At Qantara.de Susanne Schanda has an 'Interview with the Libyan Writer Ibrahim al-Koni', The Destructive Nature of Tyranny.
I have quite a few of his books, but none are under review at the complete review; as mentioned in the interview, his most recently translated work is The Puppet; see the University of Texas Press publicity page, or get your copy at Amazon.com or Amazon.co.uk.
At the RTE's Books Blog Donal O'Donoghue reports on The Borrowers, as:
Last year, Dublin was designated a UNESCO City of Literature and according to Dublin City Libraries' records, their borrower is a more literary soul than his British counterpart.
Top of the list of Most Borrowed Books in 2010 (with a whopping 2,320 borrows) is the IMPAC winner, The Twin by Gerbrand Bakker while second place goes to Oscar Wilde's gothic classic and One City, One Book title, The Picture of Dorian Gray (with 1,975 borrows).
And. like the UK most-borrowed list: "it's a list utterly dominated by fiction"
Witz-author Joshua Cohen "has failed at failure and assembled an unparalleled group of contributors" for the upcoming specially themed issue of the Review of Contemporary Fiction on failure
(pre-order your copy at Amazon.com or Amazon.co.uk).
Contributors include Helen DeWitt, Keith Gessen, Gary Indiana, and Eileen Myles -- though it's William Gaddis 'Syllabus, English 241, Literature of Failure' that sounds most tempting (along with that excerpt from Michael Brodsky's Invidicum).
You'll have to get the print copy to see most of the contents, but, as always, the reviews are available online (just scroll down) -- always an interesting selection of titles, beginning with Warren Motte's review of Pierre Bayard's Et si les oeuvres changeaient d'auteur ? -- about which Motte notes:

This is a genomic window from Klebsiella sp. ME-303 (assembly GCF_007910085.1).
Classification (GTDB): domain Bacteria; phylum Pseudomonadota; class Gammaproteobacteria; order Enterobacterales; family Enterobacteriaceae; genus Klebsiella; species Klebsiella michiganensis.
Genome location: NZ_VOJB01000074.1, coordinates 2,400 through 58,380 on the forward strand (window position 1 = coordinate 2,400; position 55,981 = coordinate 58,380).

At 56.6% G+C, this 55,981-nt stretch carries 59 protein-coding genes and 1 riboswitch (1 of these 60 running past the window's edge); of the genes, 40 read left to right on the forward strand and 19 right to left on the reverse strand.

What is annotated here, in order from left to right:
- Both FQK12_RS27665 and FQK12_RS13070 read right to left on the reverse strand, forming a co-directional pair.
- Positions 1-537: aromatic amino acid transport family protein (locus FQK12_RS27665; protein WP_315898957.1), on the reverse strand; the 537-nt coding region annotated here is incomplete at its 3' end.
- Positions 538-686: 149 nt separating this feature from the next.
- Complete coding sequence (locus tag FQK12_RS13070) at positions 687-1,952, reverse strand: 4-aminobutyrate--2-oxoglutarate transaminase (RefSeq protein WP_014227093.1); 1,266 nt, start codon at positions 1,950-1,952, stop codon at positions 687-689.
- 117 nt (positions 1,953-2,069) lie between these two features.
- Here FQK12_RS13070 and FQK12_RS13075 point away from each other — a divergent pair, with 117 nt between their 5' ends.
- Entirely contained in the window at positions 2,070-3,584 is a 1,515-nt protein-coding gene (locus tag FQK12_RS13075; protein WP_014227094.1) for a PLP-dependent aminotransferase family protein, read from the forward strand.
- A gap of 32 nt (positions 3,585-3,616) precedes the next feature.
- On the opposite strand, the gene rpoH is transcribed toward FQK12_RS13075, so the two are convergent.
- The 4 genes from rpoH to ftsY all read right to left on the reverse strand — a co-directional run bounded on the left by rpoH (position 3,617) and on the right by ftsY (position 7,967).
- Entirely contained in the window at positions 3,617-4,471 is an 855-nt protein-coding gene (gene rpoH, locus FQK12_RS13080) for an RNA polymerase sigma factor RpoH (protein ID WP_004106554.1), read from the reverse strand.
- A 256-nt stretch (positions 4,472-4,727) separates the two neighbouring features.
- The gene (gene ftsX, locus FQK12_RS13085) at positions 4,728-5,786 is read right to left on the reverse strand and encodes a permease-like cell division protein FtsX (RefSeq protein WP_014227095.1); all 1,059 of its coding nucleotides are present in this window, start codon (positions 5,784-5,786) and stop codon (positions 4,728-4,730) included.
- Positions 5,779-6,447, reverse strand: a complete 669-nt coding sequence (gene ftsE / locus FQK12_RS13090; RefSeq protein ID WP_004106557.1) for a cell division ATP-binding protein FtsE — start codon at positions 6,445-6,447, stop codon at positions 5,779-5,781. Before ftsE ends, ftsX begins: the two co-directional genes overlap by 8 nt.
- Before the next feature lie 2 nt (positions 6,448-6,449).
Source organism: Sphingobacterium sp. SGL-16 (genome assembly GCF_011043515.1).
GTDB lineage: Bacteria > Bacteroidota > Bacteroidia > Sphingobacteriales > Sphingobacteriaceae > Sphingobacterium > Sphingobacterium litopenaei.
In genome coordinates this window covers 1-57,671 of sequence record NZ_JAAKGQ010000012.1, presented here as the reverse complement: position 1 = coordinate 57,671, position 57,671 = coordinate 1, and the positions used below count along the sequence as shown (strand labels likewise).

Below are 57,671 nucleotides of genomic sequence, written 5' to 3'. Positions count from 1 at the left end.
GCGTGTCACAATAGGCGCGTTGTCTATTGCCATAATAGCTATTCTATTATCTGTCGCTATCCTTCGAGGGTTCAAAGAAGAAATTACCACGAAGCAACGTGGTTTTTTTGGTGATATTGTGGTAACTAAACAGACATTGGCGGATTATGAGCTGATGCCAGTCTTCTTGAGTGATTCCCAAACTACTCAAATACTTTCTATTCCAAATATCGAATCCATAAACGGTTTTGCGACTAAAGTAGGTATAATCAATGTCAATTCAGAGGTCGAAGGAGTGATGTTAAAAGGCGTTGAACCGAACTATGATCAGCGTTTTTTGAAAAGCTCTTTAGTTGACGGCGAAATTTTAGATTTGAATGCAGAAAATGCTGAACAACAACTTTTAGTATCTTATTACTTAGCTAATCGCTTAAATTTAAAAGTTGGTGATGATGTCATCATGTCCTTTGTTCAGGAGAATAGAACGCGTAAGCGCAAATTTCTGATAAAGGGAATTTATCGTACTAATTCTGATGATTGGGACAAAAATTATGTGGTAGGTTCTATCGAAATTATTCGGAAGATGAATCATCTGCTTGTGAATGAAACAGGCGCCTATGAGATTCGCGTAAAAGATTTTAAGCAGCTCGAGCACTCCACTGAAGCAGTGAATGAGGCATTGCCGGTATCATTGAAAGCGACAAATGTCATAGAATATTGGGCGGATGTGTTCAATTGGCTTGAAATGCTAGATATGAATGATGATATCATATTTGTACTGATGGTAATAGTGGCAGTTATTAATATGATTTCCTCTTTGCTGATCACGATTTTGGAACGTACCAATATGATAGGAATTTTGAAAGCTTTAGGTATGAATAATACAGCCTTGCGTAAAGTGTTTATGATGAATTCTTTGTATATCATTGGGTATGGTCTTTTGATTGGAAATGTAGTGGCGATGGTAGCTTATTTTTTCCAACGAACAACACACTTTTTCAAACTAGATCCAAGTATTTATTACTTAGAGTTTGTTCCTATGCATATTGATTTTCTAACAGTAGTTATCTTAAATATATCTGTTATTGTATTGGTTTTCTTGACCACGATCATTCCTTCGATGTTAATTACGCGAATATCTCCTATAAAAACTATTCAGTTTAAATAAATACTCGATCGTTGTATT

Anyone willing to take him seriously -- and why should one not, after all ? -- will be treated to exhilarating new panoramas of interpretive possibility, and a most bracing reconsideration of the role we readers play in the production of literary meaning.
In The Hindu Sravasti Datta 'wonders if the line between literary and popular fiction is blurring' in India, in A fact in fiction.
Among those weighing in:
Bala, manager, marketing at Crossword, opines that genre fiction sells much more than literary books do.
"For one, fiction is priced lower than literary books.
It's an easy read as it contains a couple of hundred pages.
Also, readers relate more to popular fiction."
Readers relate to escapist junk like Jeffrey Archer's ?
Well, maybe in India .....
(And this all hardly seems a new thing: consider James Hadley Chase's immense popularity there, for decades now.)
The University of NSW is throwing away thousands of books and scholarly journals as part of a policy that critics say is turning its library into a Starbucks.
As a university spokeswoman explains: